With Wormley’s departure, just three players remain from the Ravens’ 2017 draft class: Pro Bowl cornerback Marlon Humphrey, reserve outside linebacker Tyus Bowser, and starting safety Chuck Clark.

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DeCosta, Ravens hedging bets by strengthening defensive line

Posted on 19 March 2020 by Luke Jones

The Ravens had a clear objective at the start of free agency, even if it wasn’t exactly what many expected.

Yes, work remains to replace eight-time Pro Bowl right guard Marshal Yanda, add an inside linebacker, strengthen the pass rush, and find a impact pass-catching option or two, but general manager Eric DeCosta recognized a problem that became painfully clear in the stunning 28-12 playoff loss to Tennessee. The Ravens surrendered the fourth-highest rushing total in team history on that disappointing January night, but warning signs were there long before Derrick Henry and the Titans piled up 217 rushing yards on 37 carries, a 5.9 yards per carry average.

The Week 4 debacle against Cleveland prompting the on-the-fly retooling of the defense was one thing, but the strong December rushing performances by San Francisco and Buffalo couldn’t be dismissed simply because of a strong effort the second time around against the Browns in Week 16. Something wasn’t quite right with an area often championed as the Ravens’ greatest strength over the last two decades.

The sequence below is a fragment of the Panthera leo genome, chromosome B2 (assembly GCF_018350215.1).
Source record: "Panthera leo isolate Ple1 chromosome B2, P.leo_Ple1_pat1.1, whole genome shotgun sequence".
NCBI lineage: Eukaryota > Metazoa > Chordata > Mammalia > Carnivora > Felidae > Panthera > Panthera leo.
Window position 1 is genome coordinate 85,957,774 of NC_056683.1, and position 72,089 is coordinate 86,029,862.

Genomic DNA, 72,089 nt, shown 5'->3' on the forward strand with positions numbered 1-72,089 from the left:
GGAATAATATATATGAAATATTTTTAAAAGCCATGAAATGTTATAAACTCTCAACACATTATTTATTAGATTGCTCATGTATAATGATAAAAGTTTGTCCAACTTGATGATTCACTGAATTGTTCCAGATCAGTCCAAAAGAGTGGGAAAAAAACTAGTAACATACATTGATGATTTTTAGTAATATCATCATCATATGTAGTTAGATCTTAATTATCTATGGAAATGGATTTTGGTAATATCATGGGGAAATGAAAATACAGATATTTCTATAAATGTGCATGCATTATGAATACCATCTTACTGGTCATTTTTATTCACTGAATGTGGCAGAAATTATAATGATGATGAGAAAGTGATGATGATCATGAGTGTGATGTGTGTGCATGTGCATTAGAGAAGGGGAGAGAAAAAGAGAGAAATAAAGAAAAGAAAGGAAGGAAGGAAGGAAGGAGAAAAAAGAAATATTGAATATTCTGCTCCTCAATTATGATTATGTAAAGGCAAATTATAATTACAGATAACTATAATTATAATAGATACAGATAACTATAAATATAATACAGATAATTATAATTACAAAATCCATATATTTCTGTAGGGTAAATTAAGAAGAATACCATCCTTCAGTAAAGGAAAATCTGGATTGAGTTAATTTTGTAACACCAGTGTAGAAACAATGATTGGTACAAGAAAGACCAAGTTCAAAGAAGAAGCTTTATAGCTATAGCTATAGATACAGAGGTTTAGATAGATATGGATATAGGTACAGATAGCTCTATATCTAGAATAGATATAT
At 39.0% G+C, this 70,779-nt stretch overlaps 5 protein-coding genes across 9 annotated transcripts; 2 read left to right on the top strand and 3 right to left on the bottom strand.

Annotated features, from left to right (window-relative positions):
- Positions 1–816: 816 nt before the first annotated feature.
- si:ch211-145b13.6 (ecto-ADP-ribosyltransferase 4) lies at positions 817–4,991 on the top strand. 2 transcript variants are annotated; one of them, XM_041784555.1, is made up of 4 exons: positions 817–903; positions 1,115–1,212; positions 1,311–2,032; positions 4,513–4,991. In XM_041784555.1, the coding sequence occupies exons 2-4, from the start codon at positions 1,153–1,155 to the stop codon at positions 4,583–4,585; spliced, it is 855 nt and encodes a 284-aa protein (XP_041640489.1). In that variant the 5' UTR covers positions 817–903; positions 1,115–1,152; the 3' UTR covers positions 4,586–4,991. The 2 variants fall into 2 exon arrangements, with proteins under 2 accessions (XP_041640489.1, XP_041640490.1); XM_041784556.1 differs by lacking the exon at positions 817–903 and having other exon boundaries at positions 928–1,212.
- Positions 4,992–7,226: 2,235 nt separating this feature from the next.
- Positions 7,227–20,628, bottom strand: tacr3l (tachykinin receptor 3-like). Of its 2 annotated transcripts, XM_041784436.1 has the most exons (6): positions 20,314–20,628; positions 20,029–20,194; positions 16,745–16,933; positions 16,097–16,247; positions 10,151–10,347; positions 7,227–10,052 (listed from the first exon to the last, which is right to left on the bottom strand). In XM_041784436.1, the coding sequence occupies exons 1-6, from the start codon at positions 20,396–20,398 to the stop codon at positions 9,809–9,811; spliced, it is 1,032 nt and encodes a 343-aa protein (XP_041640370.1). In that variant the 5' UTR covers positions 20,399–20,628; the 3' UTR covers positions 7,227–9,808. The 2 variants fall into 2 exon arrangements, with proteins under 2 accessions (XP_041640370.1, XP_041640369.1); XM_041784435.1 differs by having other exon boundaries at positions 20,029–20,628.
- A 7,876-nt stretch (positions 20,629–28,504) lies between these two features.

We’ve long been programmed to look at volume, which painted a rosy picture for the run defense. The Ravens ranked fifth in the NFL at just 93.4 rushing yards allowed per game as opponents ran a league-low 340 times against them. But Baltimore ranked just 21st at 4.4 yards per carry allowed — easily the worst single-season mark in team history — and allowed 4.54 yards per attempt if you include the playoffs. Football Outsiders ranked the Ravens only 19th in its run defense efficiency metric known as DVOA, which compares success on every single play to a league average based on situation and opponent.

Hopefully, we’ve learned by now that conventional teams run the ball more because they’re winning — not the other way around. That’s why opponents were rarely able to take advantage of Baltimore’s relative weakness.

The Ravens won a lot and by significant margins in 2019, registering the highest regular-season point differential (plus-249) the NFL had seen since the 2007 New England Patriots. Nine of their 14 victories were by 14 or more points as league MVP Lamar Jackson and a record-setting offense shredded teams on a near-weekly basis, often making opposing ground attacks irrelevant.

But after the acquisitions of defensive linemen Calais Campbell and Michael Brockers this week, DeCosta’s recent comments that seemingly prioritized a better pass rush prompted a different perspective.